Engine celebrates renowned designer, innovator, and artist Elizabeth Whelan with a showing of her process and her product from August 31 through September 22.

OPENING RECEPTION AUGUST 31 from 5:00-8:00pm


“The intent of this show is to provide a look at the work behind creating a textile for production.  Often, I am asked, “What does a textile designer do?” I design from the ground up, and the result is that I have created custom designs and weave constructions that are used in large-scale production.  My intent is to show the components of creating a textile design: drawings, material studies, weave drafts, color studies, woven samples, color ways, and final product.” says Elizabeth Whelan.


Elizabeth Whelan weaves innovation into the textiles she designs for industry.

Coupling a refined aesthetic sense with a sophisticated proficiency in textile manufacturing processes, Whelan applies a futurist’s sensibility to fabrics that function as integral and beautiful elements of consumer products that are sold worldwide.

Melding three elements — function, performance and beauty —successfully requires a set of skills spanning art and technology. “I work where visual, structural and functional design meets technical materials,” says Whelan. “For a long time, I didn’t want to be described as a technical textile designer because my background is in fine arts, but there are so many technical advances in what fabric can do, and I work where those advances meet design.”

It was the mesh textiles for Diffrient’s Liberty Chair that launched Whelan’s reputation as a fabric futurist, capable of seeing possibilities and applications beyond a client’s original notion of a textile’s role in product design. Other projects have included creating light-responsive fabrics for Nike to keep runners safe before dawn and after dusk. Using Whelan’s textiles, entire garments, not just sewn-on stripes, could glow in the dark and reflect headlights. Tumi tasked her with designing a new fabric using Tegris, a light thermoplastic composite for luggage. The result—a fabric Whelan dubbed Zipperweave and called Tegris-Light by Tumi—makes for lighter, stronger hard and soft luggage. For KnollTextiles, she designed a wallcovering using paper yarns that a remote Mexican mill with vintage looms fabricated into a textile far more refined than the mill’s customary end products — laundry hampers and cowboy hats. For Spinneybeck, Whelan created a woven leather collection inspired by the exoskeletons of ladybugs that is produced in Italy.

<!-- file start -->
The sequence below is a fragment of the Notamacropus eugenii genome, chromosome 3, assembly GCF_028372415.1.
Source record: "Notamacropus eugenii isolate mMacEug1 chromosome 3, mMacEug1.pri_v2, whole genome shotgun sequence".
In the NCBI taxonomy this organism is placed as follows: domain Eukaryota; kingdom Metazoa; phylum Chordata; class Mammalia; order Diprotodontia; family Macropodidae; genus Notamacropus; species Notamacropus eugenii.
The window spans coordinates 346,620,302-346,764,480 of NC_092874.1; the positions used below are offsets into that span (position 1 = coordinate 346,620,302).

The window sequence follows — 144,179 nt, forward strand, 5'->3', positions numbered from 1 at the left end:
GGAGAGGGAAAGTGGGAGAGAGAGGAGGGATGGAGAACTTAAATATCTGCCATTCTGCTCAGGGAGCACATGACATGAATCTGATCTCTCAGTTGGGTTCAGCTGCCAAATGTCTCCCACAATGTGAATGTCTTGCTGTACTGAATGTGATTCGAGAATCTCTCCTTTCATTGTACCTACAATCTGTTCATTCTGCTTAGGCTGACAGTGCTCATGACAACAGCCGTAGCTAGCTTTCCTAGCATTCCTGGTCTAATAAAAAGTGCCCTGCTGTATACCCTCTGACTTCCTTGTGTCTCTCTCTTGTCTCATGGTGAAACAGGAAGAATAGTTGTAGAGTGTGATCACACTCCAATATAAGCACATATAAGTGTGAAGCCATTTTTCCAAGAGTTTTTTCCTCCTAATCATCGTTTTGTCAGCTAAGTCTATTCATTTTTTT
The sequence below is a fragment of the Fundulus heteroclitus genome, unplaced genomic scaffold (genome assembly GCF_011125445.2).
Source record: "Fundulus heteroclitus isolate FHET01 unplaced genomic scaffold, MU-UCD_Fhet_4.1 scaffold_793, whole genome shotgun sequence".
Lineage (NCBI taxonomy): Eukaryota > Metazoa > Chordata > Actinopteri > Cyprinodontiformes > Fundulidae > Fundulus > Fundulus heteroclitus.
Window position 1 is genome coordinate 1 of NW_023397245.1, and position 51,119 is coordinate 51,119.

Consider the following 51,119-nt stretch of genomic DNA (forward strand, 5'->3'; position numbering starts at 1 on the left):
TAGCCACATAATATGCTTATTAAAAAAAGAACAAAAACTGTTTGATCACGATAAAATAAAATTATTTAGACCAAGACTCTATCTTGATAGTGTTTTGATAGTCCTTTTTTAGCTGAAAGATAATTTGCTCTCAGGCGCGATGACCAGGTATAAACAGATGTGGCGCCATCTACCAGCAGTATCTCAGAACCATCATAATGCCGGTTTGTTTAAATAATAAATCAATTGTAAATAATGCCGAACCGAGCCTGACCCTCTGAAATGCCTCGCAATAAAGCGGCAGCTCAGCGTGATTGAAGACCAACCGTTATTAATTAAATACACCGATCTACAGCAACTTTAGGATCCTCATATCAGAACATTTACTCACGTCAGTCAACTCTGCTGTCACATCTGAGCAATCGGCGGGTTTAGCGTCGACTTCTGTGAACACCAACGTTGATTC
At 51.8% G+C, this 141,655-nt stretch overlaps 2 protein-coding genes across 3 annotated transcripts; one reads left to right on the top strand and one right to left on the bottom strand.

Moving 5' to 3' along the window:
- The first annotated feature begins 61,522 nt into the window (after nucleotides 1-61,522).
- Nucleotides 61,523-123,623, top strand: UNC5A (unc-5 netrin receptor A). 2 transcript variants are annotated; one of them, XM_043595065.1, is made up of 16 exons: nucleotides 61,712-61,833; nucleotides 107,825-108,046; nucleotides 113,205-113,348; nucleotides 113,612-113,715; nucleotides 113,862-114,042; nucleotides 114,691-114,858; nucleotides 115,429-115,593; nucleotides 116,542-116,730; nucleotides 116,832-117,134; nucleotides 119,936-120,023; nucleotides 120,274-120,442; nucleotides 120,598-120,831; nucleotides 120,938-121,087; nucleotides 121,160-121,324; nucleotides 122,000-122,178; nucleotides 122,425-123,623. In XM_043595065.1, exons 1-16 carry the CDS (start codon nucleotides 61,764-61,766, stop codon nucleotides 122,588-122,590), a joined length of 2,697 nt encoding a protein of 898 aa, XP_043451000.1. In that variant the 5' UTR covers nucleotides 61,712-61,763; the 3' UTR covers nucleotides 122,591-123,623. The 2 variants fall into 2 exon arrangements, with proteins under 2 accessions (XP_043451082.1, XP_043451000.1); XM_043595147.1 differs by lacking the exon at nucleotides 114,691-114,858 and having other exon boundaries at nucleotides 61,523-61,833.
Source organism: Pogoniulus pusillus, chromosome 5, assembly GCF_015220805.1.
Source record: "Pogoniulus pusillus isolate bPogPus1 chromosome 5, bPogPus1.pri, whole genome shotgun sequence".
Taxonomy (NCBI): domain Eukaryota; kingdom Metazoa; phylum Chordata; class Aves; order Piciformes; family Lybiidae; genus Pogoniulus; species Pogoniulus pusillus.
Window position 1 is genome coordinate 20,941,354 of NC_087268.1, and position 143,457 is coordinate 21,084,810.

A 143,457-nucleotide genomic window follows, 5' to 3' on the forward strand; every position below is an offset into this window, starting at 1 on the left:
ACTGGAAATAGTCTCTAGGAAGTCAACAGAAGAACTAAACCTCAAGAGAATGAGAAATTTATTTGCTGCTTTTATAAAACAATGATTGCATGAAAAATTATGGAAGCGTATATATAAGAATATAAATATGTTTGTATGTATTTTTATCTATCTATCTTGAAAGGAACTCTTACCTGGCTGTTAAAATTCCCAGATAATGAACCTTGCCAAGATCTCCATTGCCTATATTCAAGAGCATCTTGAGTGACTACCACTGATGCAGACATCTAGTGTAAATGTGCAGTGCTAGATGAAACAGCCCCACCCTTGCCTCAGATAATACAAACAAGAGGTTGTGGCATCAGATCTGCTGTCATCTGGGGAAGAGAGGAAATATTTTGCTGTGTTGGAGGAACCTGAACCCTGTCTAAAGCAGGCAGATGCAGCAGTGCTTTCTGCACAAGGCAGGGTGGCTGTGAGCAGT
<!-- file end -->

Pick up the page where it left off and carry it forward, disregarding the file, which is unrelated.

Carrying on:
Leading cultural institutions have recognized her work, which is in the permanent collection of the Smithsonian’s Cooper-Hewitt National Design Museum. The international textile industry has recognized her work with numerous awards. Most recently, her design for Tumi was awarded Launch of the Year for the 2017 Future Textile Awards.